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Are proposed state PFAS regulations a ‘grand leap forward’ or an example of ‘excessive regulatory caution’?

  • / Updated:
  • Peter Mantius 

New York is poised to take what one senior state official called “a grand leap forward” in regulating 23 PFAS-class chemicals in all public drinking water systems by early Fall.

An advisory panel on Monday urged the state Department of Health to set enforceable maximum contamination limits of 10 parts per trillion (ppt) on four PFAS compounds, while requiring public notification when 19 other variants combined exceed limits of 30-100 ppt.

The DOH is expected to apply those standards to draft regulations that are legally required to be published in the state register by June 19. After a 60-day public comment period and revisions, final rules must be published by Sept. 17.

Environmental advocates and two members of the panel had pressed for more aggressive action.

“Excessive regulatory caution exposes all of us to more risk,” said Peggy Kurtz of Rockland County, where eight PFAS chemicals have been found in public tap water. “Let’s not make the same mistake as was made with lead and wait decades, thus exposing an entire generation.”

Kurtz urged the panel to regulate PFAS chemicals as a class, not as individual chemicals, and to set combined limits as low as accurate detection allows.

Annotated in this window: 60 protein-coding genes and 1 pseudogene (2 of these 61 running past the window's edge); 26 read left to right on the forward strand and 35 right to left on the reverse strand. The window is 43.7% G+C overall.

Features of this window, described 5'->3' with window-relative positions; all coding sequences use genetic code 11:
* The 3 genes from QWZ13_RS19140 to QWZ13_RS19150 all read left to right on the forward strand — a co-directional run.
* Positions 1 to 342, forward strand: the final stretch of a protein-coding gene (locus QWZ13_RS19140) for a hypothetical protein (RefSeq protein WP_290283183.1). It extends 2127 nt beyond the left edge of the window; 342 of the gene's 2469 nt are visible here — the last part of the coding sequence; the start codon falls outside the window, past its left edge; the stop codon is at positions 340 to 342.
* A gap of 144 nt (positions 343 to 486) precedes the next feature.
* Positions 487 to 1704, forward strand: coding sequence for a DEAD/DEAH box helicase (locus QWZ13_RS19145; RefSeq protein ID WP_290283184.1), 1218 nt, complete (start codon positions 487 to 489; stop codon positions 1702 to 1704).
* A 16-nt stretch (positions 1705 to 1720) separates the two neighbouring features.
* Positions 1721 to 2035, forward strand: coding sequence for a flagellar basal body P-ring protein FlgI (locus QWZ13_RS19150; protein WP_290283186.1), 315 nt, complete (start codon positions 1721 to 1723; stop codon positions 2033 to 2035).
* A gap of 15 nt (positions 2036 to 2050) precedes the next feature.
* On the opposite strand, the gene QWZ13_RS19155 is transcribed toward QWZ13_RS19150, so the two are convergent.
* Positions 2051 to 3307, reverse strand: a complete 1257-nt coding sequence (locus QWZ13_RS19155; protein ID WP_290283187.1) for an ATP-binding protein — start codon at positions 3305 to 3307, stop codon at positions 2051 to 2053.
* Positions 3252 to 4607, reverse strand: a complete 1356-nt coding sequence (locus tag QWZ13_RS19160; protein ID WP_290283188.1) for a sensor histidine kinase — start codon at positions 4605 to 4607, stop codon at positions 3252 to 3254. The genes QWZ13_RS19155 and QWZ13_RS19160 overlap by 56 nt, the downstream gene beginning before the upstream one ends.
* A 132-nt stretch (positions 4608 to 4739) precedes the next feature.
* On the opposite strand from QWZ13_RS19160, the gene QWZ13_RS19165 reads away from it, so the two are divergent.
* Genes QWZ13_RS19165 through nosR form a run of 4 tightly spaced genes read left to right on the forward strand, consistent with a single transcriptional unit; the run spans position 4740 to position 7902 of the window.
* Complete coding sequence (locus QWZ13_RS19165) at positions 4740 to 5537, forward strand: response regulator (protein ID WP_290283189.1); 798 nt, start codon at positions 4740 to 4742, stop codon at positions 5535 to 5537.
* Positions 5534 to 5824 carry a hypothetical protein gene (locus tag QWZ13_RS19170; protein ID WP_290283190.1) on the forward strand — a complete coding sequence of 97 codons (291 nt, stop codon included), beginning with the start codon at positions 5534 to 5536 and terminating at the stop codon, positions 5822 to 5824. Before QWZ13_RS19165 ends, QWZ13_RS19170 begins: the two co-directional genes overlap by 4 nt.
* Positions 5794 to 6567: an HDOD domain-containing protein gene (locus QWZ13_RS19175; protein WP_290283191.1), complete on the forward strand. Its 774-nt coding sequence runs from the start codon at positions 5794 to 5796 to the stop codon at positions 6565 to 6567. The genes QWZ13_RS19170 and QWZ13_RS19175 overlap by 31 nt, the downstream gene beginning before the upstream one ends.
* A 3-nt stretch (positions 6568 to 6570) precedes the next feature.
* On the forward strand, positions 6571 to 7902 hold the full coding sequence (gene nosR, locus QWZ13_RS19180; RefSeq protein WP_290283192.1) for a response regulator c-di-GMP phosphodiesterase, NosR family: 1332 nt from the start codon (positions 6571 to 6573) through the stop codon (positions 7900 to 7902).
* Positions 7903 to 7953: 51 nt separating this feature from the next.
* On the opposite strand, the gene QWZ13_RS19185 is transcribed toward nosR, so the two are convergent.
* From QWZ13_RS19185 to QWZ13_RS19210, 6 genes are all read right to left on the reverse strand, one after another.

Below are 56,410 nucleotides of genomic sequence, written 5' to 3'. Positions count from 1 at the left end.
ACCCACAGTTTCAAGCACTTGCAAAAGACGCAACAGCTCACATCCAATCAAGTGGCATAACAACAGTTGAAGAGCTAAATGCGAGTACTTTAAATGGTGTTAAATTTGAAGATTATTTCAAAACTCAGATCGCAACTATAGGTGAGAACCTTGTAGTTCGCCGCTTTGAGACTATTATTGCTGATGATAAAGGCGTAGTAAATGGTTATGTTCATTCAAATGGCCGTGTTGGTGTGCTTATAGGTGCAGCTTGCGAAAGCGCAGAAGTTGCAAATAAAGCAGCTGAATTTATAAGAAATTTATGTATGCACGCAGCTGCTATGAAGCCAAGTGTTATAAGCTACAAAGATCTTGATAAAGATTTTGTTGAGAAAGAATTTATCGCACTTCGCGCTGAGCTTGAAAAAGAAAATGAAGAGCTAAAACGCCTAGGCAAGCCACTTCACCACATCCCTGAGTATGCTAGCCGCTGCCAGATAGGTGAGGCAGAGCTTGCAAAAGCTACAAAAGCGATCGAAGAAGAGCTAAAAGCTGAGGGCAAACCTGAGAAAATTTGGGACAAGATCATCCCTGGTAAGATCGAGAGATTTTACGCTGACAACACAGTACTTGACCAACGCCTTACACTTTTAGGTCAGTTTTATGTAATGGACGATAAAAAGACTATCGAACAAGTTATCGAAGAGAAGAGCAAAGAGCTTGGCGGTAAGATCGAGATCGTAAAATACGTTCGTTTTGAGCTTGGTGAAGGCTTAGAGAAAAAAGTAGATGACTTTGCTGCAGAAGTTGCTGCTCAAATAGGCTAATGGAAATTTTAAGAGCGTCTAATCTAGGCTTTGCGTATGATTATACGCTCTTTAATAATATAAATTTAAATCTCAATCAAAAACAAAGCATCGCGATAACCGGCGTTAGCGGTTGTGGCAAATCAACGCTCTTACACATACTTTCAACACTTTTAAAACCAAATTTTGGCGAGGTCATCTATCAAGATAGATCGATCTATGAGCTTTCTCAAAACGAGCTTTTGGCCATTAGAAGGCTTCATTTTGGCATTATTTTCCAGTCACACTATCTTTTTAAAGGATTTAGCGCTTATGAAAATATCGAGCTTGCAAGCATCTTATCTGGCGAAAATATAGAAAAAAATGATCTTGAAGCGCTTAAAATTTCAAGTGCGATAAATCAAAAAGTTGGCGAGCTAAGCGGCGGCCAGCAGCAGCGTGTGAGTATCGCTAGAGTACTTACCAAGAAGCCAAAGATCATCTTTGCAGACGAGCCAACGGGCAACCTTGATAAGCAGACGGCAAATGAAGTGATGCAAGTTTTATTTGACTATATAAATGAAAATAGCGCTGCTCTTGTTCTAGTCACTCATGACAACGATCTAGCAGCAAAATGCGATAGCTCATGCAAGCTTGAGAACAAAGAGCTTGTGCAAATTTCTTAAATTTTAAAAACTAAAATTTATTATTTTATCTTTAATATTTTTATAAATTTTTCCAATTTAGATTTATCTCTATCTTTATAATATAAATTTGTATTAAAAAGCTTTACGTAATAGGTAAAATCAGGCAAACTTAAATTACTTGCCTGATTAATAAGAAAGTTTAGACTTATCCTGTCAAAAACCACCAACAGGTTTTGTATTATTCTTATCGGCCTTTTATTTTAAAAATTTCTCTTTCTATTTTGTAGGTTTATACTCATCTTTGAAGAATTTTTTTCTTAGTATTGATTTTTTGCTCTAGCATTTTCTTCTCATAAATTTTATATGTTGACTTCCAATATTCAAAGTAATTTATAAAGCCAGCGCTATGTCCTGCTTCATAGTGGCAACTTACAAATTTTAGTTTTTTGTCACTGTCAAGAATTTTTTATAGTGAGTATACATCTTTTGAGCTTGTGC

Alok Disa, a researcher with Earthjustice, agreed and proposed a combined limit of 2 ppt for required remediation or notification.

But Kevin Durk, chair of the Long Island Water Conference, said regulating at the lowest detectable limit is a bad idea in part because “labs are struggling to keep up” with demands for PFAS tests.

And Paul Granger, manager of the Hicksville Water District, cautioned that water customers may be alarmed at regulatory costs. He said the practical limits of lab capacity and accuracy raise “risks of unintended consequences.” He urged DOH to conduct a thorough cost-benefit analysis before setting aggressive new rules.

The state’s Drinking Water Quality Council voted 8-2 Monday to follow DOH staff recommendations for MCLs of 10 ppt for four compounds — PFHxS, PFNA, PFHpA and PFDA — and for notification levels of 30-100 ppt for any combination of 19 other chemicals.